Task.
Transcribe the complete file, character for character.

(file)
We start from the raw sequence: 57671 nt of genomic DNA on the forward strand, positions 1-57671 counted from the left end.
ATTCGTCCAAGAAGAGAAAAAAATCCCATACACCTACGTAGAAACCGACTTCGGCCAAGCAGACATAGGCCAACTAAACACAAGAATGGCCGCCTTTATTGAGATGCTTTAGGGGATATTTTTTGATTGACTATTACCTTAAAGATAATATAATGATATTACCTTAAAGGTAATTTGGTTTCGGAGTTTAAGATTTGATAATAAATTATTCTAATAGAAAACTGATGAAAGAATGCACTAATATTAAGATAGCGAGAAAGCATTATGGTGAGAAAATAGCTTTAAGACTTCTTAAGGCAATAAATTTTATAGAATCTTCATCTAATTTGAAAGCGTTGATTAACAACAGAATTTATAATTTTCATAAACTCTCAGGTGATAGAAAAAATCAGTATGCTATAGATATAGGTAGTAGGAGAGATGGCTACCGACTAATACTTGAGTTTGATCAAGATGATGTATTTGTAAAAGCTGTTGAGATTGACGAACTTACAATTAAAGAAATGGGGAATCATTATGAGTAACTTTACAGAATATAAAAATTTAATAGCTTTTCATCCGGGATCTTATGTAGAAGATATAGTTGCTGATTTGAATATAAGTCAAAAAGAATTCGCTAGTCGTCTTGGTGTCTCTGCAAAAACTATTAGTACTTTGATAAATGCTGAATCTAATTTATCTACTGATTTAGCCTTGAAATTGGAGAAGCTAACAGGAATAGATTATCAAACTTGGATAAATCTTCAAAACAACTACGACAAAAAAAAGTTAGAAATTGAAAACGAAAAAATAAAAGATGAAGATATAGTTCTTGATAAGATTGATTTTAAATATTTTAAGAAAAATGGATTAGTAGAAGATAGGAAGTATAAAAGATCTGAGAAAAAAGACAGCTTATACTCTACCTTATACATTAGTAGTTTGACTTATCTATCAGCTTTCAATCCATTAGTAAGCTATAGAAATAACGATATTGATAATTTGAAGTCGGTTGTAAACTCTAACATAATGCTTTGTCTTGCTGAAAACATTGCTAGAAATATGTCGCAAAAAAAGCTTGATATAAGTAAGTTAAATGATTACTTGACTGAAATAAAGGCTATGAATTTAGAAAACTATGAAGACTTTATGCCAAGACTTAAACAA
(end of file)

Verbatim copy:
We start from the raw sequence: 57671 nt of genomic DNA on the forward strand, positions 1-57671 counted from the left end.
ATTCGTCCAAGAAGAGAAAAAAATCCCATACACCTACGTAGAAACCGACTTCGGCCAAGCAGACATAGGCCAACTAAACACAAGAATGGCCGCCTTTATTGAGATGCTTTAGGGGATATTTTTTGATTGACTATTACCTTAAAGATAATATAATGATATTACCTTAAAGGTAATTTGGTTTCGGAGTTTAAGATTTGATAATAAATTATTCTAATAGAAAACTGATGAAAGAATGCACTAATATTAAGATAGCGAGAAAGCATTATGGTGAGAAAATAGCTTTAAGACTTCTTAAGGCAATAAATTTTATAGAATCTTCATCTAATTTGAAAGCGTTGATTAACAACAGAATTTATAATTTTCATAAACTCTCAGGTGATAGAAAAAATCAGTATGCTATAGATATAGGTAGTAGGAGAGATGGCTACCGACTAATACTTGAGTTTGATCAAGATGATGTATTTGTAAAAGCTGTTGAGATTGACGAACTTACAATTAAAGAAATGGGGAATCATTATGAGTAACTTTACAGAATATAAAAATTTAATAGCTTTTCATCCGGGATCTTATGTAGAAGATATAGTTGCTGATTTGAATATAAGTCAAAAAGAATTCGCTAGTCGTCTTGGTGTCTCTGCAAAAACTATTAGTACTTTGATAAATGCTGAATCTAATTTATCTACTGATTTAGCCTTGAAATTGGAGAAGCTAACAGGAATAGATTATCAAACTTGGATAAATCTTCAAAACAACTACGACAAAAAAAAGTTAGAAATTGAAAACGAAAAAATAAAAGATGAAGATATAGTTCTTGATAAGATTGATTTTAAATATTTTAAGAAAAATGGATTAGTAGAAGATAGGAAGTATAAAAGATCTGAGAAAAAAGACAGCTTATACTCTACCTTATACATTAGTAGTTTGACTTATCTATCAGCTTTCAATCCATTAGTAAGCTATAGAAATAACGATATTGATAATTTGAAGTCGGTTGTAAACTCTAACATAATGCTTTGTCTTGCTGAAAACATTGCTAGAAATATGTCGCAAAAAAAGCTTGATATAAGTAAGTTAAATGATTACTTGACTGAAATAAAGGCTATGAATTTAGAAAACTATGAAGACTTTATGCCAAGACTTAAACAA